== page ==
Patient Safety Foundation. The number of pharmacy errors has
increased due to a greater quantity of medical services being rendered
outside the hospital-type setting. Most errors are minor
and are recognized by the patient, but the more serious errors
cause drug interactions that can be potentially fatal.
Imagine the compound effect of administering local anesthetics
or providing sedation to a patient possibly taking the
wrong medication, or with a potentially fatal interaction of medications. If you're not adequately prepared, you, your
patients and your practice could be in for significant problems.
How confident are you that your current medical history accurately
captures the medications your patients are taking? And are
you (and your team) ready to deal with a life-threatening medical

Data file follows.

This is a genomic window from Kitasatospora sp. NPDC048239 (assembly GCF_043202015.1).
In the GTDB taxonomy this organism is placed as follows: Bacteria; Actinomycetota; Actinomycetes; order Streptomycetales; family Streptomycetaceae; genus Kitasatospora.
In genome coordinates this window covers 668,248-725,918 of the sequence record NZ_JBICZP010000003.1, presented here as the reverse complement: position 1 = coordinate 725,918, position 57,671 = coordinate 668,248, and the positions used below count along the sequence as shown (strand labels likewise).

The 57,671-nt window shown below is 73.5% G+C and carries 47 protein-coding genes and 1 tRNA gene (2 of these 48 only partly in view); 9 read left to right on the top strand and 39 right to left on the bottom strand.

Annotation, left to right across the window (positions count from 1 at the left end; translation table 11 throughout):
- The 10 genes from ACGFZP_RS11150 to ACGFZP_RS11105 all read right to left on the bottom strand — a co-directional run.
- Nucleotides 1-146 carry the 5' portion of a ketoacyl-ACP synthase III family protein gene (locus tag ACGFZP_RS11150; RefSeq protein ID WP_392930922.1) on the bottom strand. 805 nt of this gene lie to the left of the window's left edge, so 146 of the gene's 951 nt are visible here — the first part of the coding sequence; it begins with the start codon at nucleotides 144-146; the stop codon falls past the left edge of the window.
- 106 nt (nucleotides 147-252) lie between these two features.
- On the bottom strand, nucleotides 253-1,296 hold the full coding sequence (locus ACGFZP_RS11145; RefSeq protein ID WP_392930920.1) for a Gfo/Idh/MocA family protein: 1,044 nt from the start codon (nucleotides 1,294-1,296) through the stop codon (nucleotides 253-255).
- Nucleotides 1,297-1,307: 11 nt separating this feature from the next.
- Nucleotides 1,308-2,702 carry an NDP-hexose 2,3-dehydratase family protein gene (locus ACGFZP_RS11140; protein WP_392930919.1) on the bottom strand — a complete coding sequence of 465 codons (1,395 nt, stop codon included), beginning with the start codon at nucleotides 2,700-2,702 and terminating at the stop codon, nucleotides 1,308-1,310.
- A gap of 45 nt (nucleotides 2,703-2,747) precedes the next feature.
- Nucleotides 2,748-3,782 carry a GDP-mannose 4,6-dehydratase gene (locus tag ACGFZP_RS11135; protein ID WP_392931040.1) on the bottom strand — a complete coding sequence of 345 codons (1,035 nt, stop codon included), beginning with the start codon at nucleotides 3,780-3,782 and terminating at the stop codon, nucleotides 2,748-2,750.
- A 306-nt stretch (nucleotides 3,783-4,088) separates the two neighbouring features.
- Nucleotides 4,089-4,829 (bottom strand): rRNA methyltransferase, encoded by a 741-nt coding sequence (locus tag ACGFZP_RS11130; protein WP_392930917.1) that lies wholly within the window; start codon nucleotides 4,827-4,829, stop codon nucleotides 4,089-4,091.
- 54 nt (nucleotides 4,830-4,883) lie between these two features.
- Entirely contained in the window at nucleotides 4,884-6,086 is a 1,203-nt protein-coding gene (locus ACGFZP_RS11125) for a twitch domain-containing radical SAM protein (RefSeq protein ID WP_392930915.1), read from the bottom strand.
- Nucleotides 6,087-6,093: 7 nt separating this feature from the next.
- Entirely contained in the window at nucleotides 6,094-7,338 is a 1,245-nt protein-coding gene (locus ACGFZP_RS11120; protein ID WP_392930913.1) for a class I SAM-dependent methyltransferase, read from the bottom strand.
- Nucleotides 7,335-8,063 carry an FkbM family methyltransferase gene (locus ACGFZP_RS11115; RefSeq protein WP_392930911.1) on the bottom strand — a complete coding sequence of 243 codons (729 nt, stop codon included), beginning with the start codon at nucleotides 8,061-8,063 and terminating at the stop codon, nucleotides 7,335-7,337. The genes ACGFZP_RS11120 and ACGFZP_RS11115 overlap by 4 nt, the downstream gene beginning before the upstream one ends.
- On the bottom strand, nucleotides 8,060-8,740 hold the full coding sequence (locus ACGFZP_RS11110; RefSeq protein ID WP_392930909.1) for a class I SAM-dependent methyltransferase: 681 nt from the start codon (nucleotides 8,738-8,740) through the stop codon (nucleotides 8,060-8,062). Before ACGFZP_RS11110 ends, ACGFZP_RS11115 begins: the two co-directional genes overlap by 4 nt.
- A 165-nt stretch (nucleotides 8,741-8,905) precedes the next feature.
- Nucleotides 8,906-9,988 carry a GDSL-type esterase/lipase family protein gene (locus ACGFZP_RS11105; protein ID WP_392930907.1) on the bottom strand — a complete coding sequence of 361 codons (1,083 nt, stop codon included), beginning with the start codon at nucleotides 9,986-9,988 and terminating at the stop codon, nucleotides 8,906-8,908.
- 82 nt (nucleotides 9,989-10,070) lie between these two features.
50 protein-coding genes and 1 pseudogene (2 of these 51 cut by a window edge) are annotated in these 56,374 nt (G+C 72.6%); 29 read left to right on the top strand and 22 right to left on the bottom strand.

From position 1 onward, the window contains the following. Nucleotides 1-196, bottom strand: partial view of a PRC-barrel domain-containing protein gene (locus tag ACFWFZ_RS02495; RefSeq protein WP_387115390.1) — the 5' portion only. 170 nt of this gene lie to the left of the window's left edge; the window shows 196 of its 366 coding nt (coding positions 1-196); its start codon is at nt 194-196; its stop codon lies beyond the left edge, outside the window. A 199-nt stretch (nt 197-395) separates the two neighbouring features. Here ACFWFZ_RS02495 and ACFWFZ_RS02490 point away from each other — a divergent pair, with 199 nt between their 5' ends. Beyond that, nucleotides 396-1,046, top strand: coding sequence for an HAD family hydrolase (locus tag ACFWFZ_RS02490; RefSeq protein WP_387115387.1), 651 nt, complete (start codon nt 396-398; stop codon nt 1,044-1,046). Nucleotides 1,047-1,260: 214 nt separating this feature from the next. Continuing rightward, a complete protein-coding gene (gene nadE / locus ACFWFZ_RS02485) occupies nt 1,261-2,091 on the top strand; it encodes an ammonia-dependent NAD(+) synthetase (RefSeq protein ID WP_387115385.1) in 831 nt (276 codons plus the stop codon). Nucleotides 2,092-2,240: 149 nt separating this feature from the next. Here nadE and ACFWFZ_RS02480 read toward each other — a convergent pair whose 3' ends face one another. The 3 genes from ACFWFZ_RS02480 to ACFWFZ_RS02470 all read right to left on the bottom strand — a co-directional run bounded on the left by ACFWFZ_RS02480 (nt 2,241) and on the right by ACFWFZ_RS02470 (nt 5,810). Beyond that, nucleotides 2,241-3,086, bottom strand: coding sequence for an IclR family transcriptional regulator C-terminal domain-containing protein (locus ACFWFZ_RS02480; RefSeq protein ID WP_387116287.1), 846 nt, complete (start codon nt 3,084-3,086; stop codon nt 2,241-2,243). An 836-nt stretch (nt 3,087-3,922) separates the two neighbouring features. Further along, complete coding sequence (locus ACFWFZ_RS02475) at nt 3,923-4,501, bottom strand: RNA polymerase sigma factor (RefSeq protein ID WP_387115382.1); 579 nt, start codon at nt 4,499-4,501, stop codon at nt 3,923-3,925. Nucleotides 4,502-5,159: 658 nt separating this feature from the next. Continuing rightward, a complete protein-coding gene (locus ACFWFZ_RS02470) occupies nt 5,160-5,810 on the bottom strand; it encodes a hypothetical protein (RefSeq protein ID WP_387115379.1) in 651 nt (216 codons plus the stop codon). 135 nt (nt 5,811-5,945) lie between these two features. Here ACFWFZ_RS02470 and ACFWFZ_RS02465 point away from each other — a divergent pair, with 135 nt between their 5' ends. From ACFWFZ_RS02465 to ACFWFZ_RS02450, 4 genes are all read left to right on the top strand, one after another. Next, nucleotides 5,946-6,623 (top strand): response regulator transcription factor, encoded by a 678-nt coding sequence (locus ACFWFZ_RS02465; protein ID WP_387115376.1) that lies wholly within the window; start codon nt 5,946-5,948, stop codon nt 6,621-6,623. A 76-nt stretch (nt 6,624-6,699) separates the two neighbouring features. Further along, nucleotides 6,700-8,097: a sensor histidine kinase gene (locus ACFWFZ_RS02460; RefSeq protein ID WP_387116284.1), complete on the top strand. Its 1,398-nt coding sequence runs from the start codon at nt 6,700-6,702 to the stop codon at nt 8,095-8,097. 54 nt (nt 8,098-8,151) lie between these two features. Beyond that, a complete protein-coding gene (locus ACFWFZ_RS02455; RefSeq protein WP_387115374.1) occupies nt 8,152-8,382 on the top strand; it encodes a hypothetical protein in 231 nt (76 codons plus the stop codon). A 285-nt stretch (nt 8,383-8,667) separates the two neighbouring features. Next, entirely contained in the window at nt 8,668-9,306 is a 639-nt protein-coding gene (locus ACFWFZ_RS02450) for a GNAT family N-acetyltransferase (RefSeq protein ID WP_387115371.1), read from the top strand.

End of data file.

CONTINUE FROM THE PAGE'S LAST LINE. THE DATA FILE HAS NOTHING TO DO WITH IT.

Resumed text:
emergency like the one I faced?
In that emergency 10 years ago, after I administered the
Albuterol, I knew time was of the essence. My reaction involved
two primary responses: first, assist her respiratory efforts. Second,
mobilize the staff to summon emergency assistance. The next five
minutes were a technical blur. We located our emergency drug
kit, but which drug should I request? The inhaler I used previously
was an easy find... it was hers! Did I ask someone to phone
911 or did I just think I did? Where was the ambubag? Should I
reverse the sedation? My rote learning from ACLS that accompanied
my IV sedation training reminded me to use an epipen. I
administered it through her pant leg, and this provided her a
slight amount of relief. But she struggled so violently for breath,
it was impossible for her to assist with the placement of any positive
pressure oxygen supplementation measures.
I'd like to say this story ended wonderfully, but that wouldn't
be the truth. The paramedics arrived in approximately 10